Homer and Langley, by E. L.Doctorow

@@@@@ (5 out of 5)

“Homer & Langley” may not be the product of E. L. Doctorow’s finest writing, but stacked up against the usual run of popular contemporary fiction it has to be regarded as superior. This tale of the legendary Collyer brothers who perished in old age in their family’s once-elegant Fifth Avenue home offers a unique vantage point on New York society from the First World War until after the Second, ending with the brothers’ deaths in squalor in 1947.

We’re all familiar with the urban legend of the ancient recluse, holed up in a decrepit house crammed to the rafters with old newspapers and junk of every description. That legend may have begun with the Collyer brothers, whose eccentric behavior over three decades became notorious, first to their shocked neighbors and later to millions of New Yorkers through lurid accounts in the City’s press. Doctorow tells the story of their deterioration over the years in this thoroughly engrossing little book.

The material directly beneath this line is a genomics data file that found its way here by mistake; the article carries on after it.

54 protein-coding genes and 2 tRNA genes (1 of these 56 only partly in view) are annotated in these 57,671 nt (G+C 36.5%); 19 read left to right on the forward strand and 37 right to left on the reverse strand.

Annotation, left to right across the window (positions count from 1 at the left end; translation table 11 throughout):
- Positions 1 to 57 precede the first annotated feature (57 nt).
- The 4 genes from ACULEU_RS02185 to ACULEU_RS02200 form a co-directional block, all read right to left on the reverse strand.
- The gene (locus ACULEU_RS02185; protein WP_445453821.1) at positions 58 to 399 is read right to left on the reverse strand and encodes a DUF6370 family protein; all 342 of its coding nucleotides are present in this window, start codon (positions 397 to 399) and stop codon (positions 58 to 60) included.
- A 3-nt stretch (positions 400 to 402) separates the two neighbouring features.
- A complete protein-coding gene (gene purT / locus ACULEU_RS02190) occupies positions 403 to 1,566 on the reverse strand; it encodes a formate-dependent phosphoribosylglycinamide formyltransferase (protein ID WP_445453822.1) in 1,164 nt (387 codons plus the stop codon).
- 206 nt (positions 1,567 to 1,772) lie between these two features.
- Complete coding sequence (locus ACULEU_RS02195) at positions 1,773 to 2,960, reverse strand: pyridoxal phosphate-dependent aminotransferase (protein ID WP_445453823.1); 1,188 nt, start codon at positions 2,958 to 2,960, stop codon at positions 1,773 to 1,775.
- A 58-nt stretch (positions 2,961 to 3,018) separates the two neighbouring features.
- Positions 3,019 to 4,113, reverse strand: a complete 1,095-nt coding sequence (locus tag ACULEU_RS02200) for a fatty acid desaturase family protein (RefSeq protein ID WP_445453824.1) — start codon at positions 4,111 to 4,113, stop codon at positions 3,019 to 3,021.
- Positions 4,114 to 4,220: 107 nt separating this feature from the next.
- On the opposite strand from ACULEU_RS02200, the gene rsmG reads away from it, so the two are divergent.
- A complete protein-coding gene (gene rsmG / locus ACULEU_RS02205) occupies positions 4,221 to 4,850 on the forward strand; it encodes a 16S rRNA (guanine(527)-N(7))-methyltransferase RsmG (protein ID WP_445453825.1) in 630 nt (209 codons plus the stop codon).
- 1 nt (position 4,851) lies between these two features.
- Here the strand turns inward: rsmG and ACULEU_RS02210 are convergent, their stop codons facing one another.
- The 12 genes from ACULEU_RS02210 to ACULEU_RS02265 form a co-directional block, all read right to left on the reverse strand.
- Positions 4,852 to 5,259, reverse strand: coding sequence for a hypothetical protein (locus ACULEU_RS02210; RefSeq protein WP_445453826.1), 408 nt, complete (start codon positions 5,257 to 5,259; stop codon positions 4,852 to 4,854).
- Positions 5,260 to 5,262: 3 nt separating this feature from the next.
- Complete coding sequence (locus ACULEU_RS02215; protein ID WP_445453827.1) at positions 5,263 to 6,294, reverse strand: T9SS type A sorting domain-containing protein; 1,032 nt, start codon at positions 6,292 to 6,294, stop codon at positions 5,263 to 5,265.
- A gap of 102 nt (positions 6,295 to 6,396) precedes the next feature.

What is most remarkable about “Homer & Langley” are the inimitable characters of the two brothers, one blind and both clearly emotionally disturbed; the dynamic backdrop of New York through some of the most vigorous years of its history; and the extraordinary power of Doctorow’s writing.

ISBN-10: 0812975634 ISBN-13: 978-081297563

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Filed under Historical Novels, Trade Fiction

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